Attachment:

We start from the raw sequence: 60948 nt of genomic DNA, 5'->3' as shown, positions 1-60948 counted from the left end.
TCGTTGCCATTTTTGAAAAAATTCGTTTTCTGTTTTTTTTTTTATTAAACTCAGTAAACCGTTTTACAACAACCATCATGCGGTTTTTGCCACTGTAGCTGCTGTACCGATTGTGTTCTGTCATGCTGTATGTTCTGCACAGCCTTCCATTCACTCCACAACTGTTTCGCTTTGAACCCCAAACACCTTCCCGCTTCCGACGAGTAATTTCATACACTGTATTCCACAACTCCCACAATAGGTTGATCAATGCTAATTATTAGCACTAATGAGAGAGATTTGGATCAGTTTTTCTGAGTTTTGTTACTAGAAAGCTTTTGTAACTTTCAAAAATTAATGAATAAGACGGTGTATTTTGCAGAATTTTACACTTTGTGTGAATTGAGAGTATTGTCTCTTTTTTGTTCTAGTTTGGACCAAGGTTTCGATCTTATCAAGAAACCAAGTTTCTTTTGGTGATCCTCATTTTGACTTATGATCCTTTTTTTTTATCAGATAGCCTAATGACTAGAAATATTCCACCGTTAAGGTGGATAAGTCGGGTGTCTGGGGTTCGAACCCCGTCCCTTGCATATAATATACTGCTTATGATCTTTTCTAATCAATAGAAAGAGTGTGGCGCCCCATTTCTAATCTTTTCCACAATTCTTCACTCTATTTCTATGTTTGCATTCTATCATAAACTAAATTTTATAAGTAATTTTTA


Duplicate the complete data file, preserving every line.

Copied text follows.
We start from the raw sequence: 60948 nt of genomic DNA, 5'->3' as shown, positions 1-60948 counted from the left end.
TCGTTGCCATTTTTGAAAAAATTCGTTTTCTGTTTTTTTTTTTATTAAACTCAGTAAACCGTTTTACAACAACCATCATGCGGTTTTTGCCACTGTAGCTGCTGTACCGATTGTGTTCTGTCATGCTGTATGTTCTGCACAGCCTTCCATTCACTCCACAACTGTTTCGCTTTGAACCCCAAACACCTTCCCGCTTCCGACGAGTAATTTCATACACTGTATTCCACAACTCCCACAATAGGTTGATCAATGCTAATTATTAGCACTAATGAGAGAGATTTGGATCAGTTTTTCTGAGTTTTGTTACTAGAAAGCTTTTGTAACTTTCAAAAATTAATGAATAAGACGGTGTATTTTGCAGAATTTTACACTTTGTGTGAATTGAGAGTATTGTCTCTTTTTTGTTCTAGTTTGGACCAAGGTTTCGATCTTATCAAGAAACCAAGTTTCTTTTGGTGATCCTCATTTTGACTTATGATCCTTTTTTTTTATCAGATAGCCTAATGACTAGAAATATTCCACCGTTAAGGTGGATAAGTCGGGTGTCTGGGGTTCGAACCCCGTCCCTTGCATATAATATACTGCTTATGATCTTTTCTAATCAATAGAAAGAGTGTGGCGCCCCATTTCTAATCTTTTCCACAATTCTTCACTCTATTTCTATGTTTGCATTCTATCATAAACTAAATTTTATAAGTAATTTTTA